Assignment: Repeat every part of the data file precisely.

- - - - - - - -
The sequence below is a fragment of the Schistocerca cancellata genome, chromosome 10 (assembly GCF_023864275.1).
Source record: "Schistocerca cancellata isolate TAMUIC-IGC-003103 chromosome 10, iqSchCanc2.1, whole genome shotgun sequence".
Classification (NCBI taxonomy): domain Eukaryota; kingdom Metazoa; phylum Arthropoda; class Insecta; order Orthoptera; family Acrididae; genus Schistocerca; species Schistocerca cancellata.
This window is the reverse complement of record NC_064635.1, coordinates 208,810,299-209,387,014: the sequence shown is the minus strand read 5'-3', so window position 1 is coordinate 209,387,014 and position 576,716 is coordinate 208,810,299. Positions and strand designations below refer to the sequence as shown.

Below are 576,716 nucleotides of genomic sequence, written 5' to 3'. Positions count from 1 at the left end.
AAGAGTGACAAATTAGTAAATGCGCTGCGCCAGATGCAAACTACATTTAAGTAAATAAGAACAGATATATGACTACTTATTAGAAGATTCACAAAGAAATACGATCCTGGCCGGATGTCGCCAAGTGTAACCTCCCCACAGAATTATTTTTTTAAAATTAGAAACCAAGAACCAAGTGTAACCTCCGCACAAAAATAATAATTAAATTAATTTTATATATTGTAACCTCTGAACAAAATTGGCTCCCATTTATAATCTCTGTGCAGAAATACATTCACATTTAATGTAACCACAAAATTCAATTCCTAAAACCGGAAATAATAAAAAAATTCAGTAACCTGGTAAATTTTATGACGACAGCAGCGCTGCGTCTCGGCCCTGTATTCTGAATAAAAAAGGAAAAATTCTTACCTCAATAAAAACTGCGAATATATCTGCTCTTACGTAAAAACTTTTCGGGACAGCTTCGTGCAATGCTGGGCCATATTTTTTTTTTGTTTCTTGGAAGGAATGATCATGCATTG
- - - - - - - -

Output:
The sequence below is a fragment of the Schistocerca cancellata genome, chromosome 10 (assembly GCF_023864275.1).
Source record: "Schistocerca cancellata isolate TAMUIC-IGC-003103 chromosome 10, iqSchCanc2.1, whole genome shotgun sequence".
Classification (NCBI taxonomy): domain Eukaryota; kingdom Metazoa; phylum Arthropoda; class Insecta; order Orthoptera; family Acrididae; genus Schistocerca; species Schistocerca cancellata.
This window is the reverse complement of record NC_064635.1, coordinates 208,810,299-209,387,014: the sequence shown is the minus strand read 5'-3', so window position 1 is coordinate 209,387,014 and position 576,716 is coordinate 208,810,299. Positions and strand designations below refer to the sequence as shown.

Below are 576,716 nucleotides of genomic sequence, written 5' to 3'. Positions count from 1 at the left end.
AAGAGTGACAAATTAGTAAATGCGCTGCGCCAGATGCAAACTACATTTAAGTAAATAAGAACAGATATATGACTACTTATTAGAAGATTCACAAAGAAATACGATCCTGGCCGGATGTCGCCAAGTGTAACCTCCCCACAGAATTATTTTTTTAAAATTAGAAACCAAGAACCAAGTGTAACCTCCGCACAAAAATAATAATTAAATTAATTTTATATATTGTAACCTCTGAACAAAATTGGCTCCCATTTATAATCTCTGTGCAGAAATACATTCACATTTAATGTAACCACAAAATTCAATTCCTAAAACCGGAAATAATAAAAAAATTCAGTAACCTGGTAAATTTTATGACGACAGCAGCGCTGCGTCTCGGCCCTGTATTCTGAATAAAAAAGGAAAAATTCTTACCTCAATAAAAACTGCGAATATATCTGCTCTTACGTAAAAACTTTTCGGGACAGCTTCGTGCAATGCTGGGCCATATTTTTTTTTTGTTTCTTGGAAGGAATGATCATGCATTG